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Publication numberUS5096761 A
Publication typeGrant
Application numberUS 07/560,464
Publication dateMar 17, 1992
Filing dateJul 25, 1990
Priority dateMar 15, 1988
Fee statusLapsed
Publication number07560464, 560464, US 5096761 A, US 5096761A, US-A-5096761, US5096761 A, US5096761A
InventorsWilliam P. Roberts, Charles R. Morgan, Marvin R. Havens
Original AssigneeW. R. Grace & Co.-Conn.
Export CitationBiBTeX, EndNote, RefMan
External Links: USPTO, USPTO Assignment, Espacenet
Antistatically conductive masking film for electrostatic spray painting
US 5096761 A
Abstract
A masking film suitable for masking during electrostatic spray painting is disclosed. In one embodiment the masking film is made from an acid copolymer/quaternary amine mixture which is permanently antistatic. The acid copolymer is a copolymer of (i) a major amount by mol % of an alpha-olefin of the formula RCH═CH2 wherein R is H or C1 to C8 alkyl, and (ii) a minor amount by mol % of an alpha,beta-ethylenically unsaturated carboxylic acid. The quaternary amine is of the formula [(R1)(R2)(R3)(R4)N]+ [X]- wherein R1 is selected from H, aryl, or C1 to C50 alkyl optionally having one or more non-contiguous C═O or NHC═O or --S-- or --O-- in the carbon chain, or the same as R2 ; each of R2, R3, and R4 is the same or different and selected from H, C1 to C18 alkyl optionally substituted with one or more OH or from --(R5 --O)a --H where a is an integer from 1 to 10 and R5 is ethylene or propylene; and X is an anion selected from chloride, bromide, iodide, nitrate, fluoborate, phosphate, C1 to C8 alkyl phosphate, sulfate, C1 to C8 alkyl sulfate, formate, C1 to C8 alkyl or C6 to C24 alkaryl or aryl sulfonate, acetate, citrate, trifluoroacetate, propionate, tartrate or carbonate. In a second embodiment, the masking film is made from a polyolefin containing a particulate conductive filler.
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Claims(11)
What we claim is:
1. An electrostatically spray painted surface, comprising a surface, part of the surface being unmasked and part of the surface being masked with an antistatically conductive film suitable for masking during electrostatic spray painting, said film comprising (1) a polymer containing carboxylic acid moieties and admixed in said polymer an antistatically effective amount of a quaternary amine, (2) a polyolefin containing admixed therein a particulate conductive filler, or (3) a mixture of (1) and (2), whereby the unmasked part of the surface is covered with paint and the film is covered with paint and the masked part of the surface is free of paint, with the film keeping the masked part of the surface free of paint.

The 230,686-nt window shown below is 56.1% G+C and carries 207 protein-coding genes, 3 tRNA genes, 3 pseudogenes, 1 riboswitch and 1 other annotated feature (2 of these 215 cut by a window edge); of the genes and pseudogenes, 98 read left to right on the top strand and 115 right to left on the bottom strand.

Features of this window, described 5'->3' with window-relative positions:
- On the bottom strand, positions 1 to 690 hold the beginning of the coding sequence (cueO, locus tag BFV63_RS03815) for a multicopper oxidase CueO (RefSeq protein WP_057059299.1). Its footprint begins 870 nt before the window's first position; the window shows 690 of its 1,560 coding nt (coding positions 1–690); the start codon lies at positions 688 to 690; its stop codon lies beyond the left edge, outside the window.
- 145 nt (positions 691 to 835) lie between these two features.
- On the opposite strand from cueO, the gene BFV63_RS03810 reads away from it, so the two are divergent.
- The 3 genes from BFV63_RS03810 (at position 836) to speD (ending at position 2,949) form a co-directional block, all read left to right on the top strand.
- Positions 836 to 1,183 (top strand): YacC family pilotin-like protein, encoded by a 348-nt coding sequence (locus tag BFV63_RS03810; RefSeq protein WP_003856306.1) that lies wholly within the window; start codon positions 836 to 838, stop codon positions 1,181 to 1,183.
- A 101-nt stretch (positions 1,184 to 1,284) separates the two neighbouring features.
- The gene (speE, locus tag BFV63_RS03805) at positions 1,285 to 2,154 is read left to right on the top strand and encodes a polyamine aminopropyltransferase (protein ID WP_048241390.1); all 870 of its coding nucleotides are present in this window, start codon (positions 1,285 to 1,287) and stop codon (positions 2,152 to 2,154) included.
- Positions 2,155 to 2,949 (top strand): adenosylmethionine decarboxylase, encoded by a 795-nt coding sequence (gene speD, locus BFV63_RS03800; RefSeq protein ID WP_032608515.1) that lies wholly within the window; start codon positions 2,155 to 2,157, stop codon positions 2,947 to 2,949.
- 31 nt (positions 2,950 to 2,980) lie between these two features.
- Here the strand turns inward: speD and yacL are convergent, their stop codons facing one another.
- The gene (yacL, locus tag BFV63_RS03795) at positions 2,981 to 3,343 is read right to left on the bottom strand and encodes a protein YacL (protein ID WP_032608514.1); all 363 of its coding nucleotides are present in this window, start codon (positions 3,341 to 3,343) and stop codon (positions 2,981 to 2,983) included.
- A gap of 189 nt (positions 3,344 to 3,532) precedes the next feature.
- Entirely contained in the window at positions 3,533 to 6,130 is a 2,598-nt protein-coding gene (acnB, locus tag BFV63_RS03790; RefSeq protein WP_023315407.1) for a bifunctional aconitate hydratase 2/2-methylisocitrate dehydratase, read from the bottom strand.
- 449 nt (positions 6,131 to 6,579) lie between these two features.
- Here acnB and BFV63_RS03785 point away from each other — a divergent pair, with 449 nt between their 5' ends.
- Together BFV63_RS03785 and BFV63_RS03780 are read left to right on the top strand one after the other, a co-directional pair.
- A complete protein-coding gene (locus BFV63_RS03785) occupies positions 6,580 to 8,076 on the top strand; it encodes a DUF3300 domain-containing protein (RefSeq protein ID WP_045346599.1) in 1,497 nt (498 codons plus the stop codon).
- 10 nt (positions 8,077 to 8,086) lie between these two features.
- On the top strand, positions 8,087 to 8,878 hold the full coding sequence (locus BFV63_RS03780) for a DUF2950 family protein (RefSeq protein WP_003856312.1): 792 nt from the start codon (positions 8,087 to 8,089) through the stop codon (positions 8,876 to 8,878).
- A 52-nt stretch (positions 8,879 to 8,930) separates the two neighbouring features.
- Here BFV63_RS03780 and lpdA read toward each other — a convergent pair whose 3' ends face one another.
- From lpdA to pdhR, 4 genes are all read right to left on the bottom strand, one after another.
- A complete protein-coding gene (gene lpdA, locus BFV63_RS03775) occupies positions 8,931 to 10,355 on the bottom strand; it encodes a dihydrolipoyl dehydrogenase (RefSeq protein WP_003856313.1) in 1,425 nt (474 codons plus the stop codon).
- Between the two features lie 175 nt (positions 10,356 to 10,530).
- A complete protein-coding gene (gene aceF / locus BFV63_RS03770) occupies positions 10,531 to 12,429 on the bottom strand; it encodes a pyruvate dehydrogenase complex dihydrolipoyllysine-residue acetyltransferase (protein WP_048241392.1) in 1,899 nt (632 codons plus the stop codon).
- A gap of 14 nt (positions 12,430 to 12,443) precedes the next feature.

2. The electrostatically spray painted surface of claim 1 wherein:
(A) the polymer containing carboxylic acid moieties is a copolymer of (i) a major amount by mol % of an alpha-olefin of the formula RCH═CH2 wherein R is H or C1 to C8 alkyl, and (ii) a minor amount by mol % of an alpha, beta-ethylenically unsaturated carboxylic acid, and
(B) the quaternary amine is of the formula
[(R1)(R2)(R3)(R4)N]+  [X]- 
wherein
R1 is selected from H, aryl, or C1 to C50 alkyl optionally having one or more non-contiguous C═O or NHC═O or --S-- or --O-- in the carbon chain, or the same as R2 ;
each of R2, R3, and R4 is the same or different and selected from H, C1 to C18 alkyl optionally substituted with one or more OH or from --(R5 --O)a --H where a is an integer from 1 to 10 and R5 is ethylene or propylene; and
X is an anion selected from chloride, bromide, iodide, nitrate, fluoborate, phosphate, C1 to C8 alkyl phosphate, sulfate, C1 to C8 alkyl sulfate, formate, C1 to C8 alkyl or C6 to C24 alkaryl or aryl sulfonate, acetate, trifluoroacetate, citrate, propionate, tartrate or carbonate.
3. The electrostatically spray painted surface of claim 2 wherein the polymer containing carboxylic acid moieties is ethylene-acrylic acid or ethylene-methacrylic acid and the amine is of the formula wherein: R1 is C8 to C20 alkyl, C10 OC3, C13 OC3, soya or tallow; R2 and R3 are both CH3 or C2 H4 OH, R4 is methyl or ethyl, and X is chloride, methyl sulfate or ethyl sulfate.